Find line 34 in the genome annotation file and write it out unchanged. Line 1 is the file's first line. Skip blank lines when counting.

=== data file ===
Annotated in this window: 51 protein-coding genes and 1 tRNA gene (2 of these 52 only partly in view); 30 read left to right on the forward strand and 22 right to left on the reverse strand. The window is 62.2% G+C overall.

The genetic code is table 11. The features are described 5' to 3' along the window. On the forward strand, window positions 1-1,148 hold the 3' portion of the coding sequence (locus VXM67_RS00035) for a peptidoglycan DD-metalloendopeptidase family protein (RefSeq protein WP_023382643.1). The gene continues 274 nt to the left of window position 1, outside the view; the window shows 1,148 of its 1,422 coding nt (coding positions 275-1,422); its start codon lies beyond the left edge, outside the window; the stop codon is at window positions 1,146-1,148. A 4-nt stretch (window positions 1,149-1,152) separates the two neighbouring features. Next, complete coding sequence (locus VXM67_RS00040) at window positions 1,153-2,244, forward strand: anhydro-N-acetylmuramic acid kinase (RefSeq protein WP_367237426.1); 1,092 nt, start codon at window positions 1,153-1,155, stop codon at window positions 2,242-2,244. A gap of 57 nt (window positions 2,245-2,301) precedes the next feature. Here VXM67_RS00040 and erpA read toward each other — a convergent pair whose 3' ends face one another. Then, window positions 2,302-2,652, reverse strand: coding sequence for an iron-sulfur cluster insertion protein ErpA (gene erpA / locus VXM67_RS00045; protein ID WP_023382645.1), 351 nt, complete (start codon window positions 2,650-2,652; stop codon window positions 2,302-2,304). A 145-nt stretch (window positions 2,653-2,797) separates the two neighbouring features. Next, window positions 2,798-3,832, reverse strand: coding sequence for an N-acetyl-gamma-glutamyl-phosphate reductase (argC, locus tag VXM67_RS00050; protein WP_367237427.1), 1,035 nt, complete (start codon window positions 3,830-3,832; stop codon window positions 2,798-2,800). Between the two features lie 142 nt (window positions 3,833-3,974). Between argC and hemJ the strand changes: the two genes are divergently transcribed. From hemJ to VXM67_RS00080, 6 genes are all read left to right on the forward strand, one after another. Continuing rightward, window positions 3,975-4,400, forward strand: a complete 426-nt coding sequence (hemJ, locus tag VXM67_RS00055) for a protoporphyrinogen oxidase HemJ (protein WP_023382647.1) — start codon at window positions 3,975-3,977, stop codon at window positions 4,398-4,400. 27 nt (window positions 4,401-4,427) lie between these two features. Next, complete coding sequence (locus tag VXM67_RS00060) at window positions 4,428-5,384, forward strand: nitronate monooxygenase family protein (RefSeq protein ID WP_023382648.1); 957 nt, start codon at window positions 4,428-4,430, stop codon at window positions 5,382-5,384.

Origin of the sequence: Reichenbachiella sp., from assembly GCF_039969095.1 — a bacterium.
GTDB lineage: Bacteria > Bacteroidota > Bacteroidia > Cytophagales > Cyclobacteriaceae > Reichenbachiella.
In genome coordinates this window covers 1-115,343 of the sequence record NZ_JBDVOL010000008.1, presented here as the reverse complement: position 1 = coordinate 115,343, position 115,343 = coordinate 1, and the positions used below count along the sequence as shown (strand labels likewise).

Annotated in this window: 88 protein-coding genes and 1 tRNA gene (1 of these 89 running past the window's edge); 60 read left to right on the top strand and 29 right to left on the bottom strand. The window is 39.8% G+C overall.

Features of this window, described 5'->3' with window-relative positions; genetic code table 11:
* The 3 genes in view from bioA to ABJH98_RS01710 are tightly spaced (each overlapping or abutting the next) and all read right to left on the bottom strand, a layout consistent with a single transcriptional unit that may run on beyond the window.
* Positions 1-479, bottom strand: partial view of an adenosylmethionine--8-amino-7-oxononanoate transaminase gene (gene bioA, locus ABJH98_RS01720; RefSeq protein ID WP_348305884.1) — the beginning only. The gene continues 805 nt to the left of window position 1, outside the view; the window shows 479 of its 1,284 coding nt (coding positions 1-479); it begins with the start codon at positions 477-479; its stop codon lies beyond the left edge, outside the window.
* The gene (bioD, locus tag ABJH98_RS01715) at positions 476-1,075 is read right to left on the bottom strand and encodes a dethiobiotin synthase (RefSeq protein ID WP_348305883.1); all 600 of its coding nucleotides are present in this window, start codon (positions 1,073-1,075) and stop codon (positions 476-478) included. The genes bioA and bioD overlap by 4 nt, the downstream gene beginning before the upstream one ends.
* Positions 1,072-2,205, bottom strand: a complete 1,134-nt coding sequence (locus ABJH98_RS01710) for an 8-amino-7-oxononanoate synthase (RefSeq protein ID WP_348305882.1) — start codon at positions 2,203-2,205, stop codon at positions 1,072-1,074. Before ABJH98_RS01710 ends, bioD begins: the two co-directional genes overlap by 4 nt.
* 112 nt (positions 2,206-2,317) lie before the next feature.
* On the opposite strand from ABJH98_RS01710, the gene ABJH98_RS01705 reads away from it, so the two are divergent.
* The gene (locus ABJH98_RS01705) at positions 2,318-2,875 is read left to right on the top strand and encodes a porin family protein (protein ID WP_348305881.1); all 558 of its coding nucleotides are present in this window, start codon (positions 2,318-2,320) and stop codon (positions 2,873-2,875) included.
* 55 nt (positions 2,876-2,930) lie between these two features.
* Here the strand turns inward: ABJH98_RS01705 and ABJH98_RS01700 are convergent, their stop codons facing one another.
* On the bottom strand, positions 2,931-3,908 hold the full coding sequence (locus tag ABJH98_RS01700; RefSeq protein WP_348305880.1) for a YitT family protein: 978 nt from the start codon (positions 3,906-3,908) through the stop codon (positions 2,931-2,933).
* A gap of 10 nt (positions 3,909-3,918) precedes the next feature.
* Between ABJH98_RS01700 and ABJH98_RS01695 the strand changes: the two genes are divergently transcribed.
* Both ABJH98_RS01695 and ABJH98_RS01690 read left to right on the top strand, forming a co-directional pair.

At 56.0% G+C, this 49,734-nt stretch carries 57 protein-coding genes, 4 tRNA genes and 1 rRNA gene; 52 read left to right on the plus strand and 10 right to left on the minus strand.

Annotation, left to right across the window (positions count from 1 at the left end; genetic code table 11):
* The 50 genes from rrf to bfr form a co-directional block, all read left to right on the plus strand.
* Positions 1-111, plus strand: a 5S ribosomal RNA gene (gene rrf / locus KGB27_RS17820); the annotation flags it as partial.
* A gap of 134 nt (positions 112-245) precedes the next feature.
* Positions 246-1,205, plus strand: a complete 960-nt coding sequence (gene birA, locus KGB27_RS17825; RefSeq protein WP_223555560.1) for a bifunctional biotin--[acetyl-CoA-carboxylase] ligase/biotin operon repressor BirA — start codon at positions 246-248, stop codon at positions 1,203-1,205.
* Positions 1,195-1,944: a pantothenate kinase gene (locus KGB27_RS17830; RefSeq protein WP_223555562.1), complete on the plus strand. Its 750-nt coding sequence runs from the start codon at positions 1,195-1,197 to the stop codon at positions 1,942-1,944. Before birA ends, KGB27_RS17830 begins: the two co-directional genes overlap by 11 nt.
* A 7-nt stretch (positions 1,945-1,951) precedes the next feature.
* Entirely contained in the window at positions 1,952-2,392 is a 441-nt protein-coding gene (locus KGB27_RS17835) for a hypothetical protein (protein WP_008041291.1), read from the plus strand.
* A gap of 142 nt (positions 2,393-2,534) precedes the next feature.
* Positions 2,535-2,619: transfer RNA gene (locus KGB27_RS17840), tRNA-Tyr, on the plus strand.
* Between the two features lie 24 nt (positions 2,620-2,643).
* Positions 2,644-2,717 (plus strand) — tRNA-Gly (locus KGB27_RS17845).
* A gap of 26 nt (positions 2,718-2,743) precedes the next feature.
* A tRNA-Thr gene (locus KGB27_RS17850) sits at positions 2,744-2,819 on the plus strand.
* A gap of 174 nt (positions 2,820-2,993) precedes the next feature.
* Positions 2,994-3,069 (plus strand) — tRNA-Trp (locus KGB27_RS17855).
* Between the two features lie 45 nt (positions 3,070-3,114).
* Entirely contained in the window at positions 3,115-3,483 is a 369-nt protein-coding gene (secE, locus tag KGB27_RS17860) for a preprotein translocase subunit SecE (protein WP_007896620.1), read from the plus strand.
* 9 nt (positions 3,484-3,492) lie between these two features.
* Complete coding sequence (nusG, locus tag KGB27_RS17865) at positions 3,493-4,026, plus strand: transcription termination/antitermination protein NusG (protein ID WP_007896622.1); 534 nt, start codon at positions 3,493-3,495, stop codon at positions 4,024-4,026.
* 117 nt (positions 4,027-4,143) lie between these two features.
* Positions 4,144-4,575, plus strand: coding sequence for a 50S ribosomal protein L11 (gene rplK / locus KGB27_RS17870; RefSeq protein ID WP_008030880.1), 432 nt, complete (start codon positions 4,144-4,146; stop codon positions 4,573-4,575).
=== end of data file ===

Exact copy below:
* A gap of 26 nt (positions 2,718-2,743) precedes the next feature.